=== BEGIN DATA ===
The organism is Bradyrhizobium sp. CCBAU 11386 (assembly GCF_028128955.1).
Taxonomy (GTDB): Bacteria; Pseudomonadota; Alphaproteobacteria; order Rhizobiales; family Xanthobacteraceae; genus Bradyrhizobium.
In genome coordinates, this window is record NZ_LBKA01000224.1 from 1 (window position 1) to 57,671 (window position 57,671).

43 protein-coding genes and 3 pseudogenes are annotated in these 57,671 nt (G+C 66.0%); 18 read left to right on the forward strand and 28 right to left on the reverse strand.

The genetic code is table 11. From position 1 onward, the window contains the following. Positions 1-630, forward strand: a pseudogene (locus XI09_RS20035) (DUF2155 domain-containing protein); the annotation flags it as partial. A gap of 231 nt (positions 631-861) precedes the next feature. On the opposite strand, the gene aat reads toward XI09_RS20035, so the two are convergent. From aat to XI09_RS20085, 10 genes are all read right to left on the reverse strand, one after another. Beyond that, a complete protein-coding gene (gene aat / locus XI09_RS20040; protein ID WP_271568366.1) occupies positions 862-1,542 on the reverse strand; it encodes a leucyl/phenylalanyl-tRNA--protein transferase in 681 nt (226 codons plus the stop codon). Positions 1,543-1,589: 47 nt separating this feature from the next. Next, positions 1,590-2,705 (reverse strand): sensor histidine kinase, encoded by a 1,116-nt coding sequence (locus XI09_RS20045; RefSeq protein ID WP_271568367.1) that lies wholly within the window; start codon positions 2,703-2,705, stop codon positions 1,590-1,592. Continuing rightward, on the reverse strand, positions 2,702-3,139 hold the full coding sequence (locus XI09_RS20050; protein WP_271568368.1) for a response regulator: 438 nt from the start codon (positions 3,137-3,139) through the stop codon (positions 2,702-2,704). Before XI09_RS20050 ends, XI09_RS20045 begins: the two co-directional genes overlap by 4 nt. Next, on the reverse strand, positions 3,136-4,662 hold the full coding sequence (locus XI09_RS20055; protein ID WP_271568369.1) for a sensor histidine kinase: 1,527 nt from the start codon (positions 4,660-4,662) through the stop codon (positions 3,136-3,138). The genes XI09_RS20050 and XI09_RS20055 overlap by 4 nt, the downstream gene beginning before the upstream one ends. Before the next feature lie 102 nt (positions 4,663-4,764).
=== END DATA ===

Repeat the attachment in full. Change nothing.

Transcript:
The organism is Bradyrhizobium sp. CCBAU 11386 (assembly GCF_028128955.1).
Taxonomy (GTDB): Bacteria; Pseudomonadota; Alphaproteobacteria; order Rhizobiales; family Xanthobacteraceae; genus Bradyrhizobium.
In genome coordinates, this window is record NZ_LBKA01000224.1 from 1 (window position 1) to 57,671 (window position 57,671).

43 protein-coding genes and 3 pseudogenes are annotated in these 57,671 nt (G+C 66.0%); 18 read left to right on the forward strand and 28 right to left on the reverse strand.

The genetic code is table 11. From position 1 onward, the window contains the following. Positions 1-630, forward strand: a pseudogene (locus XI09_RS20035) (DUF2155 domain-containing protein); the annotation flags it as partial. A gap of 231 nt (positions 631-861) precedes the next feature. On the opposite strand, the gene aat reads toward XI09_RS20035, so the two are convergent. From aat to XI09_RS20085, 10 genes are all read right to left on the reverse strand, one after another. Beyond that, a complete protein-coding gene (gene aat / locus XI09_RS20040; protein ID WP_271568366.1) occupies positions 862-1,542 on the reverse strand; it encodes a leucyl/phenylalanyl-tRNA--protein transferase in 681 nt (226 codons plus the stop codon). Positions 1,543-1,589: 47 nt separating this feature from the next. Next, positions 1,590-2,705 (reverse strand): sensor histidine kinase, encoded by a 1,116-nt coding sequence (locus XI09_RS20045; RefSeq protein ID WP_271568367.1) that lies wholly within the window; start codon positions 2,703-2,705, stop codon positions 1,590-1,592. Continuing rightward, on the reverse strand, positions 2,702-3,139 hold the full coding sequence (locus XI09_RS20050; protein WP_271568368.1) for a response regulator: 438 nt from the start codon (positions 3,137-3,139) through the stop codon (positions 2,702-2,704). Before XI09_RS20050 ends, XI09_RS20045 begins: the two co-directional genes overlap by 4 nt. Next, on the reverse strand, positions 3,136-4,662 hold the full coding sequence (locus XI09_RS20055; protein ID WP_271568369.1) for a sensor histidine kinase: 1,527 nt from the start codon (positions 4,660-4,662) through the stop codon (positions 3,136-3,138). The genes XI09_RS20050 and XI09_RS20055 overlap by 4 nt, the downstream gene beginning before the upstream one ends. Before the next feature lie 102 nt (positions 4,663-4,764).